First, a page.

Private non-operating foundations are required to spend a minimum of 5% of their assets each year, but they do have some flexibility to meet those requirements over a multi-year horizon. Foundations may also choose to spend more than 5% in a given year. So, while the requirement is a fairly straightforward calculation, strategy may come into play as foundations grapple with fluctuating investment portfolio values and the impacts of COVID-19.
In April 2020, Cambridge Associates conducted a survey of our foundation clients to gauge sentiment about spending for the current year and to understand potential sources of flexibility and liquidity. The following highlights are excerpted from a more detailed study conducted for participating foundations.
Annual decisions about foundation spending balance immediate needs of grantees and the long-term philanthropic capacity of the foundation. Of survey respondents, 41% indicated that they are sticking with the spending amount that they initially budgeted for this year. These organizations expressed the importance of following through on their funding commitments. Thirty percent of foundations responded that they are paying out more than the 5% requirement this year. They tended to be smaller foundations and foundations with a healthcare focus. Twenty percent may be spending less this year in reaction to declining portfolio market values, and to preserve purchasing power for future years.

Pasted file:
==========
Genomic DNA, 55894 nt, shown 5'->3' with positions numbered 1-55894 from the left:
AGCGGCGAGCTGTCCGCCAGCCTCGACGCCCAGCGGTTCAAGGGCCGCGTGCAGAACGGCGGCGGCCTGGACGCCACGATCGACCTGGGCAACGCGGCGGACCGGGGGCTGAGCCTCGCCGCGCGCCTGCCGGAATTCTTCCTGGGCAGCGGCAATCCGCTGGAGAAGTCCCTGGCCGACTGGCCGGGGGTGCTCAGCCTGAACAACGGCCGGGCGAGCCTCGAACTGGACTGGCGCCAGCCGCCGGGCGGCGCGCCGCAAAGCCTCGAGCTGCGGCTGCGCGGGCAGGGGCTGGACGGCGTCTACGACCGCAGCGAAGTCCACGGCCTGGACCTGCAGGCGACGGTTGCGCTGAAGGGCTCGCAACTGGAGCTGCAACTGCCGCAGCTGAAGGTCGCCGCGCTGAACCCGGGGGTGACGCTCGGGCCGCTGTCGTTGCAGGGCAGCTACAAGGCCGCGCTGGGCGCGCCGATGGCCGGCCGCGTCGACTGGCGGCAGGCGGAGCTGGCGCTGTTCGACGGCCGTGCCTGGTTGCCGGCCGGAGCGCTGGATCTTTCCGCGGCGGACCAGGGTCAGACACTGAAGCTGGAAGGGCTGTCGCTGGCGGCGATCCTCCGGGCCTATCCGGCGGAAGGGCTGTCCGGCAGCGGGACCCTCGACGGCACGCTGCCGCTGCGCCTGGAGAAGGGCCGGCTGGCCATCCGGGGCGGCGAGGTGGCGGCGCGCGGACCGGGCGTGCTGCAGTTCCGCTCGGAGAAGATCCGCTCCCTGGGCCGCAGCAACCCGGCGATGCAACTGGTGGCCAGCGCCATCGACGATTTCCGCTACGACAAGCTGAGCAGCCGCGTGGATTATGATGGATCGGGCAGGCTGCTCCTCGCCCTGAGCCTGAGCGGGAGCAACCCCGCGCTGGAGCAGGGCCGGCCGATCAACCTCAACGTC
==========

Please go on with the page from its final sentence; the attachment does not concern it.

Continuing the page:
FOUNDATION SPENDING SENTIMENT
61 Participating Foundations
Source: Cambridge Associates LLC.
When foundations exceed their minimum spending requirement in a given year they build a balance or carryover of excess qualifying distributions. The balance of these funds can be used to meet spending requirements in future years. Strikingly, 63% of responding foundations have a carryover of excess qualifying distributions; however, most of these foundations felt it was unlikely that they would apply these distributions to meet their 2020 spending requirement.
Although many of our endowment clients are turning to a line of credit for liquidity during this challenging time, a line of credit is unusual for foundations. Only 25% of participating foundations have established a line of credit, and about half of them plan to or have already drawn on it this year. For those who do not have a line of credit, 67% do not plan on establishing one this year, while 9% are looking to establish a line, and 24% are considering a line of credit to provide liquidity for philanthropic priorities.
While we are not even halfway through 2020, the year has already brought tremendous disruption and uncertainty. Foundations are approaching these challenges with responsive philanthropy and a long-term view, so they can support important causes in 2020 and many years beyond.
Tracy Abedon Filosa, Head of CA Institute
Grant Steele, Senior Director – CA Institute
Shreya Vajram also contributed to this publication.
Distribution Calculation Note
The required distribution is calculated as 5% of the average monthly value of assets over the course of the tax year, less some minor miscellaneous deductions. Only spending that meets the criteria for qualifying distributions may be used to satisfy the required amount.